This tracks Harkness’s preparations (what little there were) for her first exploration trip. China at that time, was not that well-known by a lot of the West and so Harkness’s choice to travel to this mostly-unknown destination by herself to finish up what her husband had started was hard to believe for many people.

It’s really a fascinating story. Harkness doesn’t really seem like such a likable person, but she was determined, she didn’t know what she didn’t know yet and so in her view, this was just another adventure to a new place. This lack of knowledge really helped her, I think, as she wasn’t aware of some of the major difficulties that would lie ahead. Ignorance is bliss.

And she wasn’t the only Western explorer racing to bring back a live giant panda to worldwide zoos. There were other more-experienced and more well-funded men who were also in the race, so not only was this a project running against time and resources, it was also a gender-based race as well. The odds were heavily against Harkness.

Harkness appears to have been one of the few Western explorers who truly respected China and its people. Once she was there, she felt as though she had arrived home, and this connection pulled her through some of the more-challenging parts of the months-long journey. She also really cared about the well-being of the actual giant pandas that she found (compared with the other explorers who saw them only as a product, dead or alive).

It’s a fascinating read since it covers so much: the Jazz Age, Shanghai (from both the expat and the native perspective), the cultural mores of the time, and the numerous moving pieces that make up a lengthy exploring venture.

Croke is a sympathetic author and has done her research. She uses a lot of primary sources as reference material along with interviewing various Harkness relatives, even traveling with some back to China to retrace Harkness’ travels and to walk some of the same paths.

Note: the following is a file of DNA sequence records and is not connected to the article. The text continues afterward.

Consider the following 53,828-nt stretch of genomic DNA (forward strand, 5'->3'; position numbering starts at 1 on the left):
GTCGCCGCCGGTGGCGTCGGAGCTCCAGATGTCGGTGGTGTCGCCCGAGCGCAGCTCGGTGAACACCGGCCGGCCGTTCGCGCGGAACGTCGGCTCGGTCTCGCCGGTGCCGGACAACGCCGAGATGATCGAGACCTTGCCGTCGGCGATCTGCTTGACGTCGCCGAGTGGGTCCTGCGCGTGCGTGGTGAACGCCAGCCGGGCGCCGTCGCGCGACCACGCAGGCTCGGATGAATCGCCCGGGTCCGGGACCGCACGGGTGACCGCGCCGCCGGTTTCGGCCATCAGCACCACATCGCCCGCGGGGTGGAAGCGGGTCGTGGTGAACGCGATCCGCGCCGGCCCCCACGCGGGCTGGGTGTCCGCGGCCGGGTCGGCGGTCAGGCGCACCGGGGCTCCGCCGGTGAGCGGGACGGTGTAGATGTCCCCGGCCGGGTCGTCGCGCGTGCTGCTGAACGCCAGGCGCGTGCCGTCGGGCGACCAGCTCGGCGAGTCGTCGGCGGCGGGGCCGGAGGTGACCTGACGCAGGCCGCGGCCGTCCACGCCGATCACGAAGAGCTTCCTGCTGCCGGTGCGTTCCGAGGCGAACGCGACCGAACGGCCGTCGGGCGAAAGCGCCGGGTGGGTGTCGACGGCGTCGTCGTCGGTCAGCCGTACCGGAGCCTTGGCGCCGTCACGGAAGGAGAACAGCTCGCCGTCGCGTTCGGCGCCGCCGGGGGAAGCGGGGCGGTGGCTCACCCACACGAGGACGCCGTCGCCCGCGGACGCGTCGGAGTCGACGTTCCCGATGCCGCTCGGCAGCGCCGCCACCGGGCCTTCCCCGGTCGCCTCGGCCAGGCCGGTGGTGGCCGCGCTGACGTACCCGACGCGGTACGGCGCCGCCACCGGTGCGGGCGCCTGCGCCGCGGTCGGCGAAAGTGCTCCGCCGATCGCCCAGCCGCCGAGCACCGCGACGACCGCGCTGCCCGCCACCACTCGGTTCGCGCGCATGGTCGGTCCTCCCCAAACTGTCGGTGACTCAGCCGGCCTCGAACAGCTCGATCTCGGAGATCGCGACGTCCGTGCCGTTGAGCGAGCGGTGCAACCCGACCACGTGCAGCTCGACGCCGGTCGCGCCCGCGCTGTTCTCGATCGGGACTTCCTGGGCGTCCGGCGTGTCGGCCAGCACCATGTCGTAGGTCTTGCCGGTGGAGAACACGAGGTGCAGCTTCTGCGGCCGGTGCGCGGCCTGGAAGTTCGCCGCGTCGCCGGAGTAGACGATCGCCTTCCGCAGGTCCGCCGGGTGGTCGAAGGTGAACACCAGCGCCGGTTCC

There are a few patches when Croke crosses over into FanGirl territory, but to be honest, Harkness was an admirable person in many ways so there’s not much wrong with that. Besides, the enthusiasm is well-balanced with less-savory aspects of Harkness so it worked for me.

This was such a good read about an interesting person at a time when much was changing across the globe. Add baby giant pandas to the mix, and it was a fun title to dig into this summer.

Recommend it.

Random note: I happened to be using a bookmark from the World Wildlife Fund, and their logo is a panda. Worlds colliding! 🙂

Reading Review: May 2019

The reads for May 2019 included:

So — to the numbers:

  • Total number of books read in May 2019: 10. (Hooray for summer break.)
  • Total number of pages read 3,330 pages (av. 333). 
  • Fiction/Non-Fictionfiction / non-fiction.
  • DiversityPOC. 4+ books by women. (The + is because I read an anthology which included both male and female authors.) 
  • Library books vs. books I owned (and thus removed from the home abode): library books, owned books and e-books.

Plans for June include continuing the POC author/topic focus and my focus on my own TBR.  And a trip to Vancouver… 🙂